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From 'Spoiler Alert' to 'The Whale': December's must-see queer content

A heartbreaking memoir adaptation, a controversial Oscar contender and a romping Christmas special are just a few of the highlights from 2022’s final monthly watchlist.
Jim Parsons and Ben Aldridge in "Spoiler Alert" and Brendan Fraser in "The Whale."
Jim Parsons and Ben Aldridge in "Spoiler Alert" and Brendan Fraser in "The Whale."Focus Features; A24

The final watchlist of 2022 has a little bit of everything, from returning series to moving documentaries and Christmas blockbusters making it before the Oscars submissions cutoff.

That means the beautiful people of New York City’s Constance Billard-St. Jude’s School and Toronto’s most deadpan nanny are back for the second seasons of “Gossip Girl” and “Sort Of.” And after making their way through the year’s film festivals, the cerebral but heartfelt documentaries “Framing Agnes” and “Nelly and Nadine” finally get to tell their forgotten histories to the world. Not long after, “Babylon” and “I Wanna Dance With Somebody,” with their giant budgets and all-star casts, open in theaters.

For more traditional holiday fare, audiences can catch a screening of the heartbreaking rom-com “Spoiler Alert” or enjoy Matt Rogers’ can’t-miss Showtime comedy special from home. Because what would the holidays be without laughter and tears? So break out the tissues, cuddle up on the couch or head to the theater, and enjoy the best of what December has to offer.

'Gossip Girl'

Season one of HBO’s “Gossip Girl” reboot revealed that, this time around, it was the embittered teachers of the newly renamed Constance Billard-St. Jude’s School sowing chaos in the halls of the prestigious high school. (Millennial habits die hard.) By the end of the season, the mastermind behind the newly inaugurated Gossip Girl Instagram account, Kate Keller (Tavi Gevinson), was spiraling out about the ethics of her quest to take down her privileged students, which somehow leads her to partner with “it girl” Julien (Jordan Alexander).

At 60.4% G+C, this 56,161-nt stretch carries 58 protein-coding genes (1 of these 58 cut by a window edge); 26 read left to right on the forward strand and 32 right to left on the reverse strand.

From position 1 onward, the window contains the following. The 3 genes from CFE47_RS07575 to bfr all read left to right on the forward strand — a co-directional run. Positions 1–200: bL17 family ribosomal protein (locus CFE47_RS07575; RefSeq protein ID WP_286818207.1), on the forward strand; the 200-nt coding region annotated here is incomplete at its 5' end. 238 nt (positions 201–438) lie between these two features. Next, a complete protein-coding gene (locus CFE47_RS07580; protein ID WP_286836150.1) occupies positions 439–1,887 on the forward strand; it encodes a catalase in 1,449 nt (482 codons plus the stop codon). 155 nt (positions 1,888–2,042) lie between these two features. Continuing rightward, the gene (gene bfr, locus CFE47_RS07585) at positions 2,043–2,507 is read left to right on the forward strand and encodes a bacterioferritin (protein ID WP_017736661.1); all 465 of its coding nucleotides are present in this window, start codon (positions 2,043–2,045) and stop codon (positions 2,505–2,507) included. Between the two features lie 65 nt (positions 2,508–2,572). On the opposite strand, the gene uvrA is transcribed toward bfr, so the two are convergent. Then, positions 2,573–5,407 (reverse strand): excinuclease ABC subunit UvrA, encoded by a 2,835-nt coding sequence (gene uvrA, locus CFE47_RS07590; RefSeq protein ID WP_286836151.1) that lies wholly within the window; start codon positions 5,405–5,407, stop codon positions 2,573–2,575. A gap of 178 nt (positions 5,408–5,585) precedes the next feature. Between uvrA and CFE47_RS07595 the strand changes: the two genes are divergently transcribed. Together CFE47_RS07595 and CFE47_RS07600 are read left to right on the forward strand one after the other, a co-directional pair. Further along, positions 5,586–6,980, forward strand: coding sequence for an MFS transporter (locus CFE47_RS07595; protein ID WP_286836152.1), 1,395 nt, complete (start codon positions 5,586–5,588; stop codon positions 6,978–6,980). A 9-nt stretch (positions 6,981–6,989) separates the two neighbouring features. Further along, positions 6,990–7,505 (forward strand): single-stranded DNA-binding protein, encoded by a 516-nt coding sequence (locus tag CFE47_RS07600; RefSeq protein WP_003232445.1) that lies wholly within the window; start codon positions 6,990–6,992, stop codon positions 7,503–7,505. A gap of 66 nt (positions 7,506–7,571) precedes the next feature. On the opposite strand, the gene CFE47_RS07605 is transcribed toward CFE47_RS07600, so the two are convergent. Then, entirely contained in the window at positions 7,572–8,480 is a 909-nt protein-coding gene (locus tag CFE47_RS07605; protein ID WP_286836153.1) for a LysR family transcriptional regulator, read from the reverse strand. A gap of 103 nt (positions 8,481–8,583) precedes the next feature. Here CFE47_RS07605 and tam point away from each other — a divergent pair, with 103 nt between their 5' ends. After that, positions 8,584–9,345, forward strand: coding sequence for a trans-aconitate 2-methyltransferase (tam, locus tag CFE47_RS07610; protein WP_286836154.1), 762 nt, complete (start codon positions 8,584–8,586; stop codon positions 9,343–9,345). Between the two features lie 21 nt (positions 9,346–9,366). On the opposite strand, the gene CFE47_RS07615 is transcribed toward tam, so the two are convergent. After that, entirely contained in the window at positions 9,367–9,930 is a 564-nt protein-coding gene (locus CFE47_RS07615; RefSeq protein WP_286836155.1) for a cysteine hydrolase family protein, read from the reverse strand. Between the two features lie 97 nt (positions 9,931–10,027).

As the series returns, expect many more power plays, including the rise of Julien’s previously loyal minion and the private school’s reigning lesbian, Monet (Savannah Lee Smith). Hopefully, Max (Thomas Doherty), Audrey (Emily Alyn Lind) and Aki (Evan Mock) can avoid being sucked into any more drama. After a rocky path to polyamory, the threesome finally found themselves in a good place by the first season’s finale, making it the only healthy romance to come out of the reboot so far. Unlike in season one, which was split into two parts, fans will be able to watch what happens to the love birds in season two in a block of episodes released weekly.

“Gossip Girl” season two premiered on HBO Max on Dec. 1.

'Sort Of'

Season two of Bilal Baig’s Peabody Award-winning series, “Sort Of,” makes its way to HBO this month after premiering on Canada’s CBC in November. The final moments of season one ended with a slew of revelations. In addition to opening up to their family about their gender identity — and not without backlash — Sabi (Bilal Baig) received the news that their employer and close friend, Bessy (Grace Lynn Kung), had woken up from a coma. Despite having to face the fallout from season one’s developments, there’s hope on the horizon for the Toronto-based network of family, chosen family, friends and maybe even new lovers.

Despite the return of the family’s conservative patriarch from Dubai, Sabi’s mother (Ellora Patnaik) is clinging to their newfound closeness. Paul (Gray Powell), Bessy’s husband, is finally learning about boundaries as both his wife and Sabi, their longtime nanny, put themselves first. And, perhaps most exciting of all, Sabi’s best friend, 7ven (Amanda Cordner), may finally convince Sabi to branch out and do something for themselves — in partnership with their best friend, of course.

“Sort Of” season two premiered in the U.S. on HBO Max on Dec. 1.

'Framing Agnes'

Notable trans actors join director Chase Joynt for this experimental film that blurs the lines between documentary and narrative feature. In “Framing Agnes,” Joynt and the actors — which include Angelica Ross (“Pose”), Jen Richards (“Mrs. Fletcher”) and Zackary Drucker (“Transparent”) — use a talk-show format to re-enact interviews conducted by a UCLA clinic studying sex and gender in the 1960s.